The ketogenic diet remains THE most powerful tool in the treatment of epilepsy.
It is also one of the oldest.
Strangely, we still aren’t quite sure how it works. We’re not sure if it has something to do with the ketone bodies produced, or the types of fat taken in or the avoidance of certain carbohydrates like gluten.
We’re not even sure if the ketones have a direct effect on the brain of whether they help by changing the gut bacteria to produce anti-seizure neurotransmitters.
But this study gives us some insight. By removing the amino acid threonine from a ketogenic diet, seizures were not controlled like they were on the full ketogenic diet.
It may have to do with the fact that threonine is converted to pyruvate, a compound absolutely essential for generating energy in the brain.
Regardless, make sure you are getting plenty of threonine from foods like lentils, beef, soy (organic, non-GMO), pork, chicken, nuts, seeds and beans.
I have never understood the reluctance of neurologists to strongly recommend the ketogenic diet for patients with seizures. Studies strongly support it’s effectiveness and safety, many times above anticonvulsant meds. Continue reading Ketogenic Diet for Infantile Seizures
For those who are unaware, melatonin is a hormone produced deep in the brain (the pineal gland) and helps to regulate our sleep / wake cycle, among other things. Sunlight hitting the back of the retina shuts down the production of melatonin, while the onset of nighttime will allow the body to release more melatonin. So what does this have to do with depression?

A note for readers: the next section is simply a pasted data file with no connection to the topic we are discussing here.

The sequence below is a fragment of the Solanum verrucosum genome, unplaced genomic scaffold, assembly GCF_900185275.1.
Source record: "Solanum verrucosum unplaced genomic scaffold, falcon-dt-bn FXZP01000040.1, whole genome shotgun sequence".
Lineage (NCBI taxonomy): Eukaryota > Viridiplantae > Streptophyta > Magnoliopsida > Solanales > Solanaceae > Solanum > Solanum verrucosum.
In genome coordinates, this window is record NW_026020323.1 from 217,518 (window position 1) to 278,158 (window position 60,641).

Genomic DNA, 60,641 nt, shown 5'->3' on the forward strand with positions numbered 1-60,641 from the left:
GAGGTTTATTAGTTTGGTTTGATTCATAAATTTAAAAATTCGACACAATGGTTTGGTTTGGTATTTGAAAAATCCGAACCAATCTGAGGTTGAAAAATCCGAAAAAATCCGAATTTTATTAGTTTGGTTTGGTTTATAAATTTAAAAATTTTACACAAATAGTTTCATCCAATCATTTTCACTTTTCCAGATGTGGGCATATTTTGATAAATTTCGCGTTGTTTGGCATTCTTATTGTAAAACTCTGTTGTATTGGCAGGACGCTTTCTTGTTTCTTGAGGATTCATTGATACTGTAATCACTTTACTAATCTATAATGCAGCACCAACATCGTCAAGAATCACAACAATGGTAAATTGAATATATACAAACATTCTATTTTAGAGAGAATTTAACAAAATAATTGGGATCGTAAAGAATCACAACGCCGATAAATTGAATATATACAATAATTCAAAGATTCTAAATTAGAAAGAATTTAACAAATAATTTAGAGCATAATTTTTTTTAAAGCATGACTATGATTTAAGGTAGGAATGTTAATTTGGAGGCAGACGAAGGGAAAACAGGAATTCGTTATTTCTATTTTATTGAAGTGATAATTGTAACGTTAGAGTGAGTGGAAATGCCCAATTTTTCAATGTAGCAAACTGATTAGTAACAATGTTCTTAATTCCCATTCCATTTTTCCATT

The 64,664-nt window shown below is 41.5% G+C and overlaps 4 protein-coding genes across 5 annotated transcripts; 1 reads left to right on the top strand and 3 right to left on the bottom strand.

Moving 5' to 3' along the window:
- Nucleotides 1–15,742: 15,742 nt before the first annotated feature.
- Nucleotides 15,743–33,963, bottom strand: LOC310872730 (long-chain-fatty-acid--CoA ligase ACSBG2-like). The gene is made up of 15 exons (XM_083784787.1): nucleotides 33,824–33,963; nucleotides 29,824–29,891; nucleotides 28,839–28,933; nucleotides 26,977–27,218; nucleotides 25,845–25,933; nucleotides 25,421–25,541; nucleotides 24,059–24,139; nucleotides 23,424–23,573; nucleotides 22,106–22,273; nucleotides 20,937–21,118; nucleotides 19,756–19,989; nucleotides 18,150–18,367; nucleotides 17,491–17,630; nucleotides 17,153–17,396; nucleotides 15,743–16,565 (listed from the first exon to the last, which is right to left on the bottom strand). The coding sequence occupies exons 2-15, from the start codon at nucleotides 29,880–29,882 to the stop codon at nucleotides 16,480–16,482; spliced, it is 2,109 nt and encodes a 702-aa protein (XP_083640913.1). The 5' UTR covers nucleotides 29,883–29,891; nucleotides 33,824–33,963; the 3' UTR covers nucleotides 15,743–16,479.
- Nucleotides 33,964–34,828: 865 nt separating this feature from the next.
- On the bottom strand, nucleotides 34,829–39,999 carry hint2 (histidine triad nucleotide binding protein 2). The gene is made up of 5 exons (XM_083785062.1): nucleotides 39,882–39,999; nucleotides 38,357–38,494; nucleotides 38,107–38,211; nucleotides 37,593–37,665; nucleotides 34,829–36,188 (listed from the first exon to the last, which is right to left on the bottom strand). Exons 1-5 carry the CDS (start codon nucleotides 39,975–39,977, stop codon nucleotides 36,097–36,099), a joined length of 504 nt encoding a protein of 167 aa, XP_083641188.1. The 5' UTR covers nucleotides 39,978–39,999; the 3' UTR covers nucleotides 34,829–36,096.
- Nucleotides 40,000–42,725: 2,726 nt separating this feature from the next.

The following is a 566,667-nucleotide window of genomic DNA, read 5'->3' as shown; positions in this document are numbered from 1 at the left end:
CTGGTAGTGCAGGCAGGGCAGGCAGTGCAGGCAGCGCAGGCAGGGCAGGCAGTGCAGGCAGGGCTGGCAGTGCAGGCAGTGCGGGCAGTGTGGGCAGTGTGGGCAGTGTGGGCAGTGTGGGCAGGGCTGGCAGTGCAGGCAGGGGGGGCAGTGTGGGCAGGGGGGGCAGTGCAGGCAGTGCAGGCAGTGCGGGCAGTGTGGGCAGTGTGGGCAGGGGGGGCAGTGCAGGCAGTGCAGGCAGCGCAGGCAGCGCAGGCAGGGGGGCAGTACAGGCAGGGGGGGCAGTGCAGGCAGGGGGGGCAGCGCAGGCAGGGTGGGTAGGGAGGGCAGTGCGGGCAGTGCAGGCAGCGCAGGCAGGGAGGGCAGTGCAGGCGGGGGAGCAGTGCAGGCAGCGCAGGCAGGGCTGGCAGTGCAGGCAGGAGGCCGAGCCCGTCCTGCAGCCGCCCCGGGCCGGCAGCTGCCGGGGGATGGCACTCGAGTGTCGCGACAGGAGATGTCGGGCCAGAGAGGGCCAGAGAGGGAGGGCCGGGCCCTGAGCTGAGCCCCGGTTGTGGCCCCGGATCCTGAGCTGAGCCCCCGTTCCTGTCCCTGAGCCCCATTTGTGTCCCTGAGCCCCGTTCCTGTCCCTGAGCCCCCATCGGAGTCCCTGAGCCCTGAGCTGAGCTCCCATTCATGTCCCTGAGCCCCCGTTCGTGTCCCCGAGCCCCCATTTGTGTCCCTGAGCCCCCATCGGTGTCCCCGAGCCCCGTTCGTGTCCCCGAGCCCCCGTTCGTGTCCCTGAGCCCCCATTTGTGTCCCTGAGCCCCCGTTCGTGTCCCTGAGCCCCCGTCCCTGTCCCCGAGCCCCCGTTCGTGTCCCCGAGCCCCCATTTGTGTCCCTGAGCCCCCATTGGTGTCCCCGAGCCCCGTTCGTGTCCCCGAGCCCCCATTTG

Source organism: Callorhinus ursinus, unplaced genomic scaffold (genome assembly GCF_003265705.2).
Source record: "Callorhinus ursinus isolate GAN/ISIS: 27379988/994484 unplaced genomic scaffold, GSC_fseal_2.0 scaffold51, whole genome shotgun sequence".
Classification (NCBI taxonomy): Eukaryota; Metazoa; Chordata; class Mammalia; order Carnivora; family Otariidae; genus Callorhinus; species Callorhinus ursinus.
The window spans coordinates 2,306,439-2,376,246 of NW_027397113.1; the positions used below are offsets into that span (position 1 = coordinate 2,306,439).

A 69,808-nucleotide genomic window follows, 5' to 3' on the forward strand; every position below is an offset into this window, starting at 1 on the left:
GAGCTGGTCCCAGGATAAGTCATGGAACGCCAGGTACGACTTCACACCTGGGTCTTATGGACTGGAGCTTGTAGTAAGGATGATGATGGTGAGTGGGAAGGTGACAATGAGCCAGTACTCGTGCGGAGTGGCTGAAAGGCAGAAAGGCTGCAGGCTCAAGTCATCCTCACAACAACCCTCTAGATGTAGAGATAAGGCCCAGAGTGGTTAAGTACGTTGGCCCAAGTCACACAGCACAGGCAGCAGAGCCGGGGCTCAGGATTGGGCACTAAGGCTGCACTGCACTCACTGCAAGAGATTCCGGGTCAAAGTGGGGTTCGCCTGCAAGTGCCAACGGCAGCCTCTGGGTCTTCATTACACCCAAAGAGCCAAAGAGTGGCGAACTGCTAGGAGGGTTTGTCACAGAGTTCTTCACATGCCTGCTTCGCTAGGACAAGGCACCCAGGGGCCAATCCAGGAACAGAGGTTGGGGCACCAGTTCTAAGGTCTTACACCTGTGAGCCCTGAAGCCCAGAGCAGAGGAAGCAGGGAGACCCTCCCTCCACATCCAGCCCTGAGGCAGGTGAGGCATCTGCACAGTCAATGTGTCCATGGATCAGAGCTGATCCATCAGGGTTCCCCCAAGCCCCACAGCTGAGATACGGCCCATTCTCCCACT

As “beat up on vitamins” month continues, one of the current scares centers around the risk of prostate cancer and the use of vitamin E. Several years ago concern was raised over vitamin E increasing the risk of heart attacks, so it’s nice to see that “they” have shifted their focus. So, does vitamin E cause prostate cancer?
I’ve been a strong opponent of the way we treat migraines in this healthcare system. In general, we keep trying different medications until the doctor finds a medication that reduces or stops the headaches. Then we all jump up and down and pat each other on the back and call the process a success. If this is the approach your doctor has taken, then there ARE times when an everyday headache can be dangerous to your long term health.
For many, at first thought, the idea of adopting a healthier lifestyle seems almost painful and certainly not worth it. Many have tried and did not see results in what they thought was a reasonable time frame. Many think they have made healthy changes, but in reality their choices were the wrong ones.
There is no longer any question that the rates of neurological conditions like dementia, Alzheimer’s, migraines and epilepsy are going up. Our lifestyles are just too toxic for our brains. But there is much you can do, including adding some simple foods.
The relationship between toxins and development of neurodegenerative disorders like Alzheimer’s and Parkinson’s, migraines and seizures, is strong. As spring rolls around, you may want to reconsider spraying for weeds and insects.
A recurrent headache in a child is never, ever acceptable. It may be something as simple as simple musculoskeletal stress that can be fixed in one visit with some soft tissue work and an adjustment, or it could be that their physiology is “not happy.”